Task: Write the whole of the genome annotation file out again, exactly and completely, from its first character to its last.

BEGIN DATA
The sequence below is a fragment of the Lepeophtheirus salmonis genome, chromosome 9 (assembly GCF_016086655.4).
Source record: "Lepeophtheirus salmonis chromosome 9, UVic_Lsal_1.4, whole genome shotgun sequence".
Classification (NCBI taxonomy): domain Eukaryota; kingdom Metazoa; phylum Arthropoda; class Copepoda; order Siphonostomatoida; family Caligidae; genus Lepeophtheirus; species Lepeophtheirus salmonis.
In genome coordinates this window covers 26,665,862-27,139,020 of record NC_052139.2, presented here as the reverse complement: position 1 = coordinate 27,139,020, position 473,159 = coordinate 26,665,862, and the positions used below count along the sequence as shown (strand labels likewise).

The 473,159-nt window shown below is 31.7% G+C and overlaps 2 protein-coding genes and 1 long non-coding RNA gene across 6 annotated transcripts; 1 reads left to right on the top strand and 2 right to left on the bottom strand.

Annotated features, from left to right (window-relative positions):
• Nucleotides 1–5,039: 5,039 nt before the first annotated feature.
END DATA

The sequence below is a fragment of the Lepeophtheirus salmonis genome, chromosome 9 (assembly GCF_016086655.4).
Source record: "Lepeophtheirus salmonis chromosome 9, UVic_Lsal_1.4, whole genome shotgun sequence".
Classification (NCBI taxonomy): domain Eukaryota; kingdom Metazoa; phylum Arthropoda; class Copepoda; order Siphonostomatoida; family Caligidae; genus Lepeophtheirus; species Lepeophtheirus salmonis.
In genome coordinates this window covers 26,665,862-27,139,020 of record NC_052139.2, presented here as the reverse complement: position 1 = coordinate 27,139,020, position 473,159 = coordinate 26,665,862, and the positions used below count along the sequence as shown (strand labels likewise).

The 473,159-nt window shown below is 31.7% G+C and overlaps 2 protein-coding genes and 1 long non-coding RNA gene across 6 annotated transcripts; 1 reads left to right on the top strand and 2 right to left on the bottom strand.

Annotated features, from left to right (window-relative positions):
• Nucleotides 1–5,039: 5,039 nt before the first annotated feature.